Ella sighed. “I actually hadn’t thought of it for some time. You seemed so at home with the men yesterday.” Other than his gun hand, nothing about Cade Stevens fit her characteristics of a vigilante. She had all but pardoned him for that former profession. It took everything in her to envision the man seeking another’s life.
“Ella, I must show you something.” Cade temporarily alleviated her from the troublesome thoughts. Her eyebrows rose, and she spun toward him once more, hiding her feelings behind curiosity. Cade smiled his handsome, mischief-filled smile and motioned for her to follow. “Yesterday after the mine collapsed, a thought began prying at me. I’ve lived in mining towns, but I’ve never heard or felt a mine collapse with so much force. And then, I got to thinking, I don’t reckon that mine collapsed at all.”
Her brow furrowed. The suggestion seemed peculiar. “But we saw it collapse before our eyes.”
“Ella, I think someone used nitroglycerine to blast that mine. It couldn’t have collapsed on its own.”
She shook her head. “Do you realize what that would mean? If what you say is true, someone tried to kill those men. I can’t imagine anyone in the valley would do such a thing. No one is so cruel.”
Cade stared at her, his eyes penetrating. “We both know a man capable.”
Ella hesitated. She glanced at his face with a sober expression. “You’re insinuating Jake Slater had something to do with this, aren’t you?” She accused, her voice wavering. As much as she disliked the man, it didn’t seem plausible.
“I don’t know for sure. Just, I think it’s worth a second thought.”
“I think you’re borrowing trouble Mister Stevens.”
Cade motioned toward the rocky trail, and Ella followed. “I’m no expert,” he said. “But see how that mountain’s face has changed. Mines collapse. The face changes with time. If the rocks were loose, maybe, but that side was sheer stone. Nothing should’ve shaken it.”
Ella noticed where a large segment of rock had fallen. “But Cade, the mine collapsed from underground. What if it caused that segment of rock to shift? We don’t have evidence of any wrong-doing. The accusation sounds rather suspicious.”
He shook his head. “I know, but it’s a hunch. I climbed the mountain yesterday. I had to look into it.”
Ella shuddered. No one climbed the rock face alone. Its sheer, jagged peak stood untested for a reason. “You shouldn’t have wondered up there. That mountains not meant for a man’s footsteps. You could’ve been killed, especially after what happened in the mine. You were hurt. Tired.” Her voice broke with a hint of the fear she felt.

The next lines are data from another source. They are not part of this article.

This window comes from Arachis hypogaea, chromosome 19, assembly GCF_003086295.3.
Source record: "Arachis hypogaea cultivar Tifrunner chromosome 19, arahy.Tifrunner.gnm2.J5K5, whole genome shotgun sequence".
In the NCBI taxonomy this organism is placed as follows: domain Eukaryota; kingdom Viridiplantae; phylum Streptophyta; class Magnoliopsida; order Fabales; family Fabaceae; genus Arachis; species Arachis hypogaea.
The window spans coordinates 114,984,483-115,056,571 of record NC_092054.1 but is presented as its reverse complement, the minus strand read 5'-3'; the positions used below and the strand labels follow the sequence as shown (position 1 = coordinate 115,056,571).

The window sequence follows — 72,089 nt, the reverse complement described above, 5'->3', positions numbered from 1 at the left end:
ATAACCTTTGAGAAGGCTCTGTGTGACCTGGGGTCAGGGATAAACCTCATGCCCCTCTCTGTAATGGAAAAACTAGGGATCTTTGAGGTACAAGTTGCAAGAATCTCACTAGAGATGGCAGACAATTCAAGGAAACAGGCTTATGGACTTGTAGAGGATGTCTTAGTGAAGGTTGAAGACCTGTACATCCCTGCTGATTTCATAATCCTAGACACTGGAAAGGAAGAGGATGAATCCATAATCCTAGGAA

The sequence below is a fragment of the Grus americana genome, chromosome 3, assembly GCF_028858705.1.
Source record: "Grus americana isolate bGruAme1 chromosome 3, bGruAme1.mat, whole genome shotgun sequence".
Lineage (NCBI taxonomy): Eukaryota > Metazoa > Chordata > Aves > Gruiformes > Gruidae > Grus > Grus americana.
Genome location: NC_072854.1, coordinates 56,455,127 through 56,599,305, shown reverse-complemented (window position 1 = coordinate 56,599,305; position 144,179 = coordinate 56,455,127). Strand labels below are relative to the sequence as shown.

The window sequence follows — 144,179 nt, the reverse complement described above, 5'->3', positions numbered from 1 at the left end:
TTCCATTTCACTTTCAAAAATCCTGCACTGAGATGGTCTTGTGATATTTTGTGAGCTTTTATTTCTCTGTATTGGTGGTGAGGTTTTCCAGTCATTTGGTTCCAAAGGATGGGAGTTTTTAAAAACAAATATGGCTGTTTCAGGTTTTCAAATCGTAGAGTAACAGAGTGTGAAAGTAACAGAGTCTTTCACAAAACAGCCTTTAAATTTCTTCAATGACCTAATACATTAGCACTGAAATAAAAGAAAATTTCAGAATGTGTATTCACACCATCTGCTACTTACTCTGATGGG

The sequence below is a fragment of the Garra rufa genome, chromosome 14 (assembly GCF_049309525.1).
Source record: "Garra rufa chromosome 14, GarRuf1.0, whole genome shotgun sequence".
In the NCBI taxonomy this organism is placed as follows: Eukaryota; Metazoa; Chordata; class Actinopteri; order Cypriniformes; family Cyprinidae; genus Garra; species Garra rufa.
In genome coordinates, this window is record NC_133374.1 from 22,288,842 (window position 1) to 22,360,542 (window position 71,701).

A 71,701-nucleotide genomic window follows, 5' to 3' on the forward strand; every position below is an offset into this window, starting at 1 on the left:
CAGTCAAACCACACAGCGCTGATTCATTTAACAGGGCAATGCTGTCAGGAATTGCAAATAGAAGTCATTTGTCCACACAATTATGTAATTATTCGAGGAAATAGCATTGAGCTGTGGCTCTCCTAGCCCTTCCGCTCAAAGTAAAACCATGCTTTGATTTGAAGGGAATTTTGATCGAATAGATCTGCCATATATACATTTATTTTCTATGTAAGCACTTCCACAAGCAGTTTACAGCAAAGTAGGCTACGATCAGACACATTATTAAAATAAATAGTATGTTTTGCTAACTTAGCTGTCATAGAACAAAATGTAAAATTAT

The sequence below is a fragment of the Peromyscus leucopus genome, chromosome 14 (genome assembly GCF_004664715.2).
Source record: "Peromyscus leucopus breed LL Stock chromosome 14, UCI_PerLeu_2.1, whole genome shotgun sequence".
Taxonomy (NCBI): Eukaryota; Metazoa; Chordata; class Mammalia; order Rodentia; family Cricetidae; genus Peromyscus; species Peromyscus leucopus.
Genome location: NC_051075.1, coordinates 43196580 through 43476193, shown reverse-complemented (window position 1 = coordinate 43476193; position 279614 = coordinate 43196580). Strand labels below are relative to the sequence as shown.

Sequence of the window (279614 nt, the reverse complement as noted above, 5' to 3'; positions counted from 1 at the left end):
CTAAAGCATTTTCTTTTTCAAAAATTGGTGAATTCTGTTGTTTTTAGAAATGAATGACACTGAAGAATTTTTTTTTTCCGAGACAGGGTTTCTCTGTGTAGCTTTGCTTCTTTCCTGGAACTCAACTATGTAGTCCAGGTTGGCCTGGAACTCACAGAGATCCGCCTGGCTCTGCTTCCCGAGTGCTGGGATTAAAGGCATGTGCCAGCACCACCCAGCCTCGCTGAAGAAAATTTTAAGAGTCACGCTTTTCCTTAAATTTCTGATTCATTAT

“Ella, men’s lives were at stake. I had to investigate further.”
“Your life, Cade, your life was at stake. Do you not understand the dangers?”
“It’s a small penance,” he muttered under his breath.
“A small penance for what?” She declared, outraged by such sentiments.
“It doesn’t matter. All you need to know is I understand the value of a life. I owe a debt to God for one. If saving these men or some future man from dying in that mine, pays my penance, than let it be.”
Ella stared at him. Her eyes filled with a rim of tears. I don’t understand. What debt could be paid with one’s life? Only God has such powers.
As if he could read her thoughts, he continued. “Ella, I found footprints on the mountain. I assume you know the face is never climbed. Can you remember a time when a man tried to accomplish such a feat?”
She shook her head.
“Exactly. Men don’t climb such mountains, unless they have a death wish, or unless they’re hiding something. The mine collapse happened deliberately. I’ve lived in mining towns much larger than this one. I shouldn’t have woken yesterday with the ground shaking beneath me. That wasn’t a mine collapsing. It had to be some greater force. Something unnatural. An explosion, set from those peaks above. I think we should speak with Mr. Edgerton.”
“Cade, the mine’s collapsed like this before. The ground shakes. Folks around here are used to such occurrences.”
“But I’m telling you, Ella, it’s not natural. The footprints prove it. You shouldn’t feel anything if the mine’s collapsing inward.”
Ella sighed. “My father is meeting with some of the men. They’re going to inspect the mine after Mr. Edgerton has cleared it and built in more support beams. Maybe we should let them. We can keep a watch out for anything suspicious in the meantime.”
The steel gray eyes hardened with resolve. She had seen that same look the day she happened upon him at the river.
“I don’t like waiting. Introduce me to your father. I want to join them on the inspection.” A twitch flickered in his cheek. She had forced his patience.
Ella nodded. “I’ll introduce you, but you’ll have to come to church Sunday.”
Cade hesitated. He wasn’t opposed to church, but everything had gone wrong in that part of his life a long time ago. He looked into Ella’s eyes. She remained the stubborn woman from their first encounter.
“So you’ll come with me to church on Sunday?” she persisted.
He bit his bottom lip and stared at her. “On one condition.”
“If you don’t sing, I’m excused from the singing as well.” He winked and laughed.
She shook her head, but a smile crossed her face. Meanwhile, his mind clouded over with faded dark memories.